Andrea Terlizzi


Andrea Terlizzi



Andrea Terlizzi holds a BA in Political Science from the University of Naples “Federico II” (2009) and a MA in Political Science and Decision-Making Processes from the University of Florence (2012). During his time at the University of Florence, he worked as an intern at the Inter-University Centre for Research on Southern Europe (CIRES) within the Department of Political and Social Sciences. Andrea also received an Advanced Master’s Degree in Public Policy and Social Change from Collegio Carlo Alberto, Turin (2013). Since January 2014, he is a Ph.D. student in Political Science at the Institute of Humanities and Social Sciences, Scuola Normale Superiore, Florence. Andrea’s main research interests include comparative public policy, institutional and policy change, federalism and decentralization, health systems and policy.


Supervisor: Professor Giliberto Capano


Dissertation Title

Dynamics of Health System Decentralization and Recentralization in Italy, Spain and Denmark: Ideas, Discourse, and Institutions


Dissertation Abstract

Decentralization is a key feature of contemporary governmental institutions. All over the world, authority and responsibility over public policy are shared to a greater or lesser extent between different levels of government. Since the end of the Second World War, decentralization has been in fashion and has often been considered as a normatively superior mode of allocation of authority. The main argument for advocates of decentralization is that the shift of authority towards lower levels brings government closer to citizens, enhancing accountability and responsiveness.

In Europe, most countries have transferred key dimensions of decision-making authority from the national to lower levels during the late 1960s and early 1970s. Health systems, as the welfare state in general, did not escape this decentralization wave. However, decentralization has been interpreted in different ways in different countries, and policy-makers across Europe have introduced decentralization strategies which have resulted in a variety of institutional arrangements. Moreover, in the last two decades, in several European countries the role of the central government in steering health system decentralization has increased, though to a different extent. Some observers have referred to this trend as a new wave of recentralization . The reasons for implementing elements of recentralization in the governance of health systems reflect common worries about the potential drawbacks of decentralization. Skeptics argue that decentralization can generate and trigger inequalities within countries. Other concerns regard the possible failure in meeting national objectives, especially of fiscal policy, with subnational governments pursuing policies that are inconsistent with national goals.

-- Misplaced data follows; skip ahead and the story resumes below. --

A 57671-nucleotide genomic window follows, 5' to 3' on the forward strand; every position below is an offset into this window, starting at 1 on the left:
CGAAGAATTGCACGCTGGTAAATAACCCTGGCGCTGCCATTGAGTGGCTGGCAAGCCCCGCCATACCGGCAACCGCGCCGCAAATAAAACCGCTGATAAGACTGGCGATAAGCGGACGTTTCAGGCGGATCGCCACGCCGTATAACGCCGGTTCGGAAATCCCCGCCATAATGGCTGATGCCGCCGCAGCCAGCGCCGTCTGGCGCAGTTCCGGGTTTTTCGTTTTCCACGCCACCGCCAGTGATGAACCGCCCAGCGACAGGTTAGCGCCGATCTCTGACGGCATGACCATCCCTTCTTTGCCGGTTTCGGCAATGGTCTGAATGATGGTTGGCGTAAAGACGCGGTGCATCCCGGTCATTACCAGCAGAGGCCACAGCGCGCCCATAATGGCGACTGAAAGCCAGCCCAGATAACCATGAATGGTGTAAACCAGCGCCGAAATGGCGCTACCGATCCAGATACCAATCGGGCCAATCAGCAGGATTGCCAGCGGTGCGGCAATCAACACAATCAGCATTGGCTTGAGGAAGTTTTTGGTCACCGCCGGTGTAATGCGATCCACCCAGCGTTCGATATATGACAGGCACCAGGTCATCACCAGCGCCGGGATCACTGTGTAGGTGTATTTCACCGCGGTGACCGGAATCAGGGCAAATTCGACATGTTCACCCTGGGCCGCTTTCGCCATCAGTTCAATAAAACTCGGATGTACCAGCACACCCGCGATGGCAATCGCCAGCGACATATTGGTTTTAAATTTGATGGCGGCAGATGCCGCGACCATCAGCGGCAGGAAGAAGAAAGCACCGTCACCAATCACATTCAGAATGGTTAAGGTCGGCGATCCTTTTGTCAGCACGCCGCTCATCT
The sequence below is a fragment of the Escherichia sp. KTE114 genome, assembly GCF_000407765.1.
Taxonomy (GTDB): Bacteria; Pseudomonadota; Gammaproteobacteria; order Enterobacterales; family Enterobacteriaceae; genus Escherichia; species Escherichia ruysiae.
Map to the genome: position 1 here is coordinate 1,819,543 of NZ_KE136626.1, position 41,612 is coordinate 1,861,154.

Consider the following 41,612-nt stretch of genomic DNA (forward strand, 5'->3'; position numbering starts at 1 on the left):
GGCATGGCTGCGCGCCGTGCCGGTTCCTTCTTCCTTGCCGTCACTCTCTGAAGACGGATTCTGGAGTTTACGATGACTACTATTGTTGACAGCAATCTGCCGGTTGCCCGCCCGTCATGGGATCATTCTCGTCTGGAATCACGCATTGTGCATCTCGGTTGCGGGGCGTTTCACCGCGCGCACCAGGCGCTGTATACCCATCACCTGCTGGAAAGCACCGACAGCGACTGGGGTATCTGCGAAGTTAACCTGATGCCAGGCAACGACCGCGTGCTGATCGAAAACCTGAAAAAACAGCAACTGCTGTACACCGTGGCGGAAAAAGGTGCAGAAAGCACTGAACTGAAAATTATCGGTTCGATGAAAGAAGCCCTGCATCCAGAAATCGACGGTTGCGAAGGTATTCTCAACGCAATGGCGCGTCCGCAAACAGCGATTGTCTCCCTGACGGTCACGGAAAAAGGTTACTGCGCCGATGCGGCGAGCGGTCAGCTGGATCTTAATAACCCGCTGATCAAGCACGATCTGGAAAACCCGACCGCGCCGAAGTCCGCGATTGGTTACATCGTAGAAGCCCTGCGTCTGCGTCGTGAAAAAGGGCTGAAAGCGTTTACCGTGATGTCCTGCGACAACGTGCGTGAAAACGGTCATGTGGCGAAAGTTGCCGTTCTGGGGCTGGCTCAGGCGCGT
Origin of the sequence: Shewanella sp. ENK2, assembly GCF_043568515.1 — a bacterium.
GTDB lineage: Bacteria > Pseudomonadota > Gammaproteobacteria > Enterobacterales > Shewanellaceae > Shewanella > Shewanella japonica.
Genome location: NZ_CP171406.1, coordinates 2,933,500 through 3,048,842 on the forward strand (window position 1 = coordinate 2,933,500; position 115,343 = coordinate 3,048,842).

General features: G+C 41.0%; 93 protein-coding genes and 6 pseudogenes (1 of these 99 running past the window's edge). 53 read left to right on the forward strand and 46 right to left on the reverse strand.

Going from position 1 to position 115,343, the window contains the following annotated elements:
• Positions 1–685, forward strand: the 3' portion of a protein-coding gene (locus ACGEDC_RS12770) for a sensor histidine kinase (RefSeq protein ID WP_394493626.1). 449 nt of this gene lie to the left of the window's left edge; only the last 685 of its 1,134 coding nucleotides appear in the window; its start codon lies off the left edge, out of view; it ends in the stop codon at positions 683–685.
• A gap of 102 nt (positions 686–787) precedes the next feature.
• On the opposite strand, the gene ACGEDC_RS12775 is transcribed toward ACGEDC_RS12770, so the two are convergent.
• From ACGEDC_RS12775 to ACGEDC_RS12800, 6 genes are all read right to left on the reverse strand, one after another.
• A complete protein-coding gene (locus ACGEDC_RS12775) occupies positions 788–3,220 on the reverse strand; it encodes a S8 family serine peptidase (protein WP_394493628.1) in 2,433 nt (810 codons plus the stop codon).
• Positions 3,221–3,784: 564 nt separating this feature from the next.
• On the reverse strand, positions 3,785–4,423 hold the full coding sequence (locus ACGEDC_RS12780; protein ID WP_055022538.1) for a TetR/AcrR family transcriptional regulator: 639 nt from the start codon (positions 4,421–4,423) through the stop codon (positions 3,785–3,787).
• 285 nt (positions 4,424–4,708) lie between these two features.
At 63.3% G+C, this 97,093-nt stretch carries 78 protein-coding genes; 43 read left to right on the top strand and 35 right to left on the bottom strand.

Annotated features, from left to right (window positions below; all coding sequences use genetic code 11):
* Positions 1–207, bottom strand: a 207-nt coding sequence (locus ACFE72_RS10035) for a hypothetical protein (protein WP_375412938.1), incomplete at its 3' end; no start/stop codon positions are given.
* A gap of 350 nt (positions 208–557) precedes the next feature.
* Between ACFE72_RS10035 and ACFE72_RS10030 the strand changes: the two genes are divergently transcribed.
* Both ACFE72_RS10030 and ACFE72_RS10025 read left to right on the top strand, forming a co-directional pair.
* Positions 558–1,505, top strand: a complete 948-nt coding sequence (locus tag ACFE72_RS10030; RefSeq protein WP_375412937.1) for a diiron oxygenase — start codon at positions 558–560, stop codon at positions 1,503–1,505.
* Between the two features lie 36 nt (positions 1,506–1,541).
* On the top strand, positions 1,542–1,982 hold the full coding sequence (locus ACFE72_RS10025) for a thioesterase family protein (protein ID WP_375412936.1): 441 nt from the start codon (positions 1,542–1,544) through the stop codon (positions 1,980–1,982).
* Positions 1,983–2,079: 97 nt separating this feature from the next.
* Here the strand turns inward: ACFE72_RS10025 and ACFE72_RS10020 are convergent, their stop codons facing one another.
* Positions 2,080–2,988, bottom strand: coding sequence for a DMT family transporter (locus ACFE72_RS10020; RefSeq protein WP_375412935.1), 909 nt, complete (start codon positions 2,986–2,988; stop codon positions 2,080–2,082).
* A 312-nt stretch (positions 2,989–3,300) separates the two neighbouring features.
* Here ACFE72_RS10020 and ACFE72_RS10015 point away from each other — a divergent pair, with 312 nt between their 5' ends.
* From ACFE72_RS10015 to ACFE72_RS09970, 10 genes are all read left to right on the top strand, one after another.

This thesis contributes to the literature on federalism, decentralization and institutional change. It explores the dynamics of health system decentralization and recentralization, investigating why and how the territorial organization of health systems changes or remains stable over time. The analysis focuses on the tax-funded health systems of Italy, Spain and Denmark. Besides being of the same type, the three systems present a decentralized architecture consisting of three levels: national, regional and municipal. Moreover, they all have experienced changes, albeit of a different nature, in their territorial organization. It is thus possible to analyze the dynamics of continuity and change in health system decentralization under a most similar system design. Moreover, Denmark represents a typical case of recent strong political and fiscal recentralization, which is a pattern common to all the Scandinavian countries.

Through a comparative-historical analysis of the reform trajectories in light of decentralization and recentralization processes, the thesis aims to analyze and reconstruct the mechanisms through which distinct patterns of continuity and change in the territorial organization of the health systems have occurred over time. In identifying the set of explanatory factors, I draw from historical and discursive institutionalism, mainly pointing at the interplay between institutional and ideational factors. The methods include inductive process tracing and Qualitative Content Analysis. Empirical material is drawn from documents and  in-depth interviews to key informants, experts and decision-makers.